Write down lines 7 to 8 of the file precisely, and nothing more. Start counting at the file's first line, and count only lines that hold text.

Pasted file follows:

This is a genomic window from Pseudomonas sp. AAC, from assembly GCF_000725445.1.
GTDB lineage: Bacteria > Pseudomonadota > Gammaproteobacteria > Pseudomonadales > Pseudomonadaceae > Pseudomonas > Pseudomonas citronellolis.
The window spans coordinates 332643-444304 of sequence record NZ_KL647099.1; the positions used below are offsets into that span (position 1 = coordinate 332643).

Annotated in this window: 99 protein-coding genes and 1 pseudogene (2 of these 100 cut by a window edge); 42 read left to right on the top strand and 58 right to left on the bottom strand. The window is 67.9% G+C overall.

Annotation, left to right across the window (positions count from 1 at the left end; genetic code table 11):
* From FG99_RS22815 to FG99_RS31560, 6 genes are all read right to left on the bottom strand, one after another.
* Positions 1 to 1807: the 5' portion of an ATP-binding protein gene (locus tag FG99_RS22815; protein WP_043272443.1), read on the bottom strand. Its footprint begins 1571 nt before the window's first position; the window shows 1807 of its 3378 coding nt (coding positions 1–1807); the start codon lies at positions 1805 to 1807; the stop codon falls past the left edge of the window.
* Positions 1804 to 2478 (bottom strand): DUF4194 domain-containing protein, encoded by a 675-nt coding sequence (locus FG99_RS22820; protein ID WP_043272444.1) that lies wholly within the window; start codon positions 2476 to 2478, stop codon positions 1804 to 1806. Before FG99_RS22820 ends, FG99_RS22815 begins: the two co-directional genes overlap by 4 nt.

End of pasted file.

* Positions 1 to 1807: the 5' portion of an ATP-binding protein gene (locus tag FG99_RS22815; protein WP_043272443.1), read on the bottom strand. Its footprint begins 1571 nt before the window's first position; the window shows 1807 of its 3378 coding nt (coding positions 1–1807); the start codon lies at positions 1805 to 1807; the stop codon falls past the left edge of the window.
* Positions 1804 to 2478 (bottom strand): DUF4194 domain-containing protein, encoded by a 675-nt coding sequence (locus FG99_RS22820; protein ID WP_043272444.1) that lies wholly within the window; start codon positions 2476 to 2478, stop codon positions 1804 to 1806. Before FG99_RS22820 ends, FG99_RS22815 begins: the two co-directional genes overlap by 4 nt.